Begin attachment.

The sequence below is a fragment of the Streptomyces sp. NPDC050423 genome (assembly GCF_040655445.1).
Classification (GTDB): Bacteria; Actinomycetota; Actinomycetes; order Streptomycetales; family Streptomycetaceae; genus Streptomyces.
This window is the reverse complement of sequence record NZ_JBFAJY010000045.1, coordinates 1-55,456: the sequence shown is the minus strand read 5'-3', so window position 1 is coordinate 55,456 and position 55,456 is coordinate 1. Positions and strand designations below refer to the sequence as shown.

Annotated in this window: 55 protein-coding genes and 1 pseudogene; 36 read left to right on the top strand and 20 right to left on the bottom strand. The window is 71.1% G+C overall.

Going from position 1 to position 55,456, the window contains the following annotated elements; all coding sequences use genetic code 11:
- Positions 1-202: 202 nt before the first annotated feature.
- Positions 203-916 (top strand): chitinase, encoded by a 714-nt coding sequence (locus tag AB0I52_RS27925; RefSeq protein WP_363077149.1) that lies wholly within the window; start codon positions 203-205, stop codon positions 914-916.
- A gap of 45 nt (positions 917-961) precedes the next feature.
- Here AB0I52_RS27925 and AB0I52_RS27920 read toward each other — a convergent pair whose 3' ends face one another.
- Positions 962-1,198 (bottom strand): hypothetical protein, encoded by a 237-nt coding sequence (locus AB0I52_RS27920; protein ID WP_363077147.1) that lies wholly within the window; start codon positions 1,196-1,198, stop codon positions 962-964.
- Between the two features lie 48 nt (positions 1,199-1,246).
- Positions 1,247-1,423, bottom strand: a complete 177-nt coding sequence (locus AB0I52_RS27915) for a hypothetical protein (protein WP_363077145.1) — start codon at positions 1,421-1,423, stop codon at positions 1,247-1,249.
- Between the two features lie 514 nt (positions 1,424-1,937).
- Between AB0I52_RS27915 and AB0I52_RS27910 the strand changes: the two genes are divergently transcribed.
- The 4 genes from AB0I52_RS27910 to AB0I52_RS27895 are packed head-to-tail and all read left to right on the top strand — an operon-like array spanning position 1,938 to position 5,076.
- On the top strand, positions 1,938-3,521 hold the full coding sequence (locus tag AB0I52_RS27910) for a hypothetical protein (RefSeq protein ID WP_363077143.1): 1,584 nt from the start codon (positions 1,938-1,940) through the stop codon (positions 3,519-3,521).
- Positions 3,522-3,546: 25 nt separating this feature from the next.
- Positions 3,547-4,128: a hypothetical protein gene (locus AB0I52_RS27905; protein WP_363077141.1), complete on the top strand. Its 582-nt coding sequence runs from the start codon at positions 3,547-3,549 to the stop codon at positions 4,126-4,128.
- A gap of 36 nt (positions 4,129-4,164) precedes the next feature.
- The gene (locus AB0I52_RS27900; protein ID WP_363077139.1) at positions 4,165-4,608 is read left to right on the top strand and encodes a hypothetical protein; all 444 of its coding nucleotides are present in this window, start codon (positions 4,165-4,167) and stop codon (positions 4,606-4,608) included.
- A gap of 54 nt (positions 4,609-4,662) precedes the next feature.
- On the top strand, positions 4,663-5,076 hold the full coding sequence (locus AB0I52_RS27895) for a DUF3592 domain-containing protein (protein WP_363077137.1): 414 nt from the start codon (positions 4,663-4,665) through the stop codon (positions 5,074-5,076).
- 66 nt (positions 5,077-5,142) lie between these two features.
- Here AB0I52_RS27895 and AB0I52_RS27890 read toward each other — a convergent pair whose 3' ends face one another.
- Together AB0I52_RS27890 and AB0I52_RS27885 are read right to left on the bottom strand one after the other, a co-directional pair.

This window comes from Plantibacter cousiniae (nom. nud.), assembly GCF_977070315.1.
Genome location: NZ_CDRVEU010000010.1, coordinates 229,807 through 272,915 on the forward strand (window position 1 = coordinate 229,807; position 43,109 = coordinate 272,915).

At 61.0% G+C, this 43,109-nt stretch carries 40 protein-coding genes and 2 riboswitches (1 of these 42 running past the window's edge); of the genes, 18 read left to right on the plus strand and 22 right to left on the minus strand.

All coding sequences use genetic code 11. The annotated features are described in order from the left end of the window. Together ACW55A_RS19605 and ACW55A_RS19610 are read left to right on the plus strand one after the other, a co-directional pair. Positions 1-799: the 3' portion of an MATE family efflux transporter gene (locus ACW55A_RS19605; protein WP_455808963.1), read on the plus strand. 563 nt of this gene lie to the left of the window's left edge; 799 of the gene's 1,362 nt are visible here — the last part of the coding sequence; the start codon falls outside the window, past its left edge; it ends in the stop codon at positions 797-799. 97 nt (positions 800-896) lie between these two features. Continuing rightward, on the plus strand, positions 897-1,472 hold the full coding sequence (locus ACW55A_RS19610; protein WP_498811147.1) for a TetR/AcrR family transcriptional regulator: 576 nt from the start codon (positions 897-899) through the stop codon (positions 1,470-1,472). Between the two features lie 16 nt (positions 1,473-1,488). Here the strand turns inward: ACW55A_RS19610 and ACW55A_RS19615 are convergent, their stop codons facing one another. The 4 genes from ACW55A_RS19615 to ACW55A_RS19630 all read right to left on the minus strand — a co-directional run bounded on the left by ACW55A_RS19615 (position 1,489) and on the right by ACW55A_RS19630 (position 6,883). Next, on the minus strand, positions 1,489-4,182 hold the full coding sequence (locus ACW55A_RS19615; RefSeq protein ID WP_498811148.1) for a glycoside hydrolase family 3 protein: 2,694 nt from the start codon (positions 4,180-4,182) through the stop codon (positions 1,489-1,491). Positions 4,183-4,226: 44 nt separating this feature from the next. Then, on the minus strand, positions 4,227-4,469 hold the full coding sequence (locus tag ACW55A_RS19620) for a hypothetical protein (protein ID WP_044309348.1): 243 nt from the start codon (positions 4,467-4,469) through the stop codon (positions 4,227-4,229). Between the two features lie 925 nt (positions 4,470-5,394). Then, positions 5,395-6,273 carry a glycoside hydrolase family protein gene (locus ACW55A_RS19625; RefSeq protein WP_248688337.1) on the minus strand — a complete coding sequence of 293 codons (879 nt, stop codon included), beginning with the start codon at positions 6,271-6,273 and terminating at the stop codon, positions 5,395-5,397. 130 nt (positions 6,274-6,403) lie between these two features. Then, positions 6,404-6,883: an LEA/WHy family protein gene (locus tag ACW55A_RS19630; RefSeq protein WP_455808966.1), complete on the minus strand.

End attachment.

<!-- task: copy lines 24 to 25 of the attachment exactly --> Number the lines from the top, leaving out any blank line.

- Here AB0I52_RS27895 and AB0I52_RS27890 read toward each other — a convergent pair whose 3' ends face one another.
- Together AB0I52_RS27890 and AB0I52_RS27885 are read right to left on the bottom strand one after the other, a co-directional pair.